The moment we set foot on the island, I felt a lump in my throat. The emotions attached to the island were so tangible, even after so many years. I learned that before Robben Island was used as a prison, around 1930 it was used as an exile for lepers. People with this illness were forced to leave all family and friends behind and were forced to stay on the island till they died. Husband and wife couples were separated at arrival, because lepers were not allowed to reproduce. I could feel the sadness, loneliness and the enormous burden of injustice still hang over the island. As the bus drove us around, explaining the different buildings, I was silently crying in the back of the bus. I could not stop it; the overwhelming feelings of sadness and loneliness were too strong. I was actually a bit afraid to go into the actual prison; what energy and emotions would I encounter there?
But to my surprise inside the prison it felt different. A quiet, calm, strong power resided there. Patience and perseverance were stronger than the loneliness. Our guide also emphasized that positive side: a lot had been achieved, ex-prisoners and ex-guards were now living next to each other, they had forgiven each other.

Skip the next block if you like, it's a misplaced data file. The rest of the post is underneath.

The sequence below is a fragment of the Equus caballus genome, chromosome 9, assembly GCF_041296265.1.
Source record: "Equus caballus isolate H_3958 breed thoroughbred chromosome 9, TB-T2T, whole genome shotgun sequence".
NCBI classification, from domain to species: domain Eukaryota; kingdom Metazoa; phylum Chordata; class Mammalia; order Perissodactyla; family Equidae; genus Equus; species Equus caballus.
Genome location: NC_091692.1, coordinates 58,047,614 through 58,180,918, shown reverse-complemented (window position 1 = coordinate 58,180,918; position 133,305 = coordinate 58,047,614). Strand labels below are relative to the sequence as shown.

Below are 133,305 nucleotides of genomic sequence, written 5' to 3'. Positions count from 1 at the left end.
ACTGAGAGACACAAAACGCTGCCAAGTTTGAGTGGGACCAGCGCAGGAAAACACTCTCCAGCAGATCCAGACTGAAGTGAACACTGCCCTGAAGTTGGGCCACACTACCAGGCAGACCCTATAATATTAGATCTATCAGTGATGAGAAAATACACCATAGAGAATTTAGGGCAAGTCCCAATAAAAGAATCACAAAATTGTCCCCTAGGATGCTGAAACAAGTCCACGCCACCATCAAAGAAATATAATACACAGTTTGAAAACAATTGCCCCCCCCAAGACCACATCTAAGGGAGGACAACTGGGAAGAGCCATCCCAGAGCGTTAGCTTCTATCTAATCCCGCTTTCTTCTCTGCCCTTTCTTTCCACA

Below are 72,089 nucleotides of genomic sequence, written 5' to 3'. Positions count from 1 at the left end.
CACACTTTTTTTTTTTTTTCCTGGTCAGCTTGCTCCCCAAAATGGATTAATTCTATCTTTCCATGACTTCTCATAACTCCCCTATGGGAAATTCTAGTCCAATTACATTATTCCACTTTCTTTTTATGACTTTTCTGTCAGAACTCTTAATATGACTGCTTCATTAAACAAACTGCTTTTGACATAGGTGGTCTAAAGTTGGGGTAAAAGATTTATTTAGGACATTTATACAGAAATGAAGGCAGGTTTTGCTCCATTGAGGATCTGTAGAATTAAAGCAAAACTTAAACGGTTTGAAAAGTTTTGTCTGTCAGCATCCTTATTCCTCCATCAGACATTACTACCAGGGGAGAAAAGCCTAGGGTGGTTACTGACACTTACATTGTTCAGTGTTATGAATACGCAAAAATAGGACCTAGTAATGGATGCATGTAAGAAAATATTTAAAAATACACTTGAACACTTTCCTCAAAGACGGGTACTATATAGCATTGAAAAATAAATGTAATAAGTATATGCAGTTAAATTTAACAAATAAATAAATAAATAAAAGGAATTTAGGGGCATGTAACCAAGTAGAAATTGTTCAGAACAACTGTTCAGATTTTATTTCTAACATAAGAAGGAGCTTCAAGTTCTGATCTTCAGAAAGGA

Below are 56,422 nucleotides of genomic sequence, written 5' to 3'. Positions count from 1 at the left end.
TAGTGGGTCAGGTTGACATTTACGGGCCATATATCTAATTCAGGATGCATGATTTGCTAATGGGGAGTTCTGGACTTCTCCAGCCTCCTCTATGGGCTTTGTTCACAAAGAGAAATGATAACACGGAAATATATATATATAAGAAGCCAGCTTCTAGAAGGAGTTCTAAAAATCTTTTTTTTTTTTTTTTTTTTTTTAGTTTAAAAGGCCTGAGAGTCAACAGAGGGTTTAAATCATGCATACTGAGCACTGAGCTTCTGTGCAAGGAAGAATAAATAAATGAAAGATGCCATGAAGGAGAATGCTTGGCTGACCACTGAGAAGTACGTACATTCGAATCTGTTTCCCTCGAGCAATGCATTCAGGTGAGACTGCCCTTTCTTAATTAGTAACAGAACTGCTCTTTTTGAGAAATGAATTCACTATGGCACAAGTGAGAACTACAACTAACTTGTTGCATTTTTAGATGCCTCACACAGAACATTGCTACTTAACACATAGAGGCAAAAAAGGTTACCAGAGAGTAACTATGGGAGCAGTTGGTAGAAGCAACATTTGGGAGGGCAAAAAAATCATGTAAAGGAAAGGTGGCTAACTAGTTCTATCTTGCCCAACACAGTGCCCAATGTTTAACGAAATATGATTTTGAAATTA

He explained daily life in prison and took us to various rooms. In one space the size of a classroom 60 men would be locked up, for years, with only a thin mat and 4 blankets. In the early days the windows did not have glass, can you imagine the cold in the winter as the wind blew through the building?
One of us wanted to know what the happiest and most difficult times were during captivity. Our guide surprised us all with his honest and surprising replies. “The happiest times where when we were playing soccer!” he smiled. On Saturdays the prisoners were allowed to play sports. “This was the only time when we could make our own rules and not have to follow the guards rules. I felt free while playing soccer” says our guide with a serene look on his face. Asked for the most difficult times, he quietly said “the family visits” and explained: “you were only allowed to see your family once every 3-6 months, for 30 mins only. Kids under 18 were not allowed to visit (even though some of the prisoners were as young at 15!). The visit was behind glass, so you could not touch your loved ones. You had to speak either English or Afrikaans, so your native language was not allowed. You could only discuss family business, no politics, not circumstances in jail. And even though you felt miserable seeing your kids grow up without knowing you, having friends and family pass away and not being able to be there, talk to them, touch them, you had to be strong. No matter how bad you felt, you had to look strong, for your family would tell everybody outside how you were doing. If you showed one sign of weakness that would discourage the freedom movement still going on on the outside.”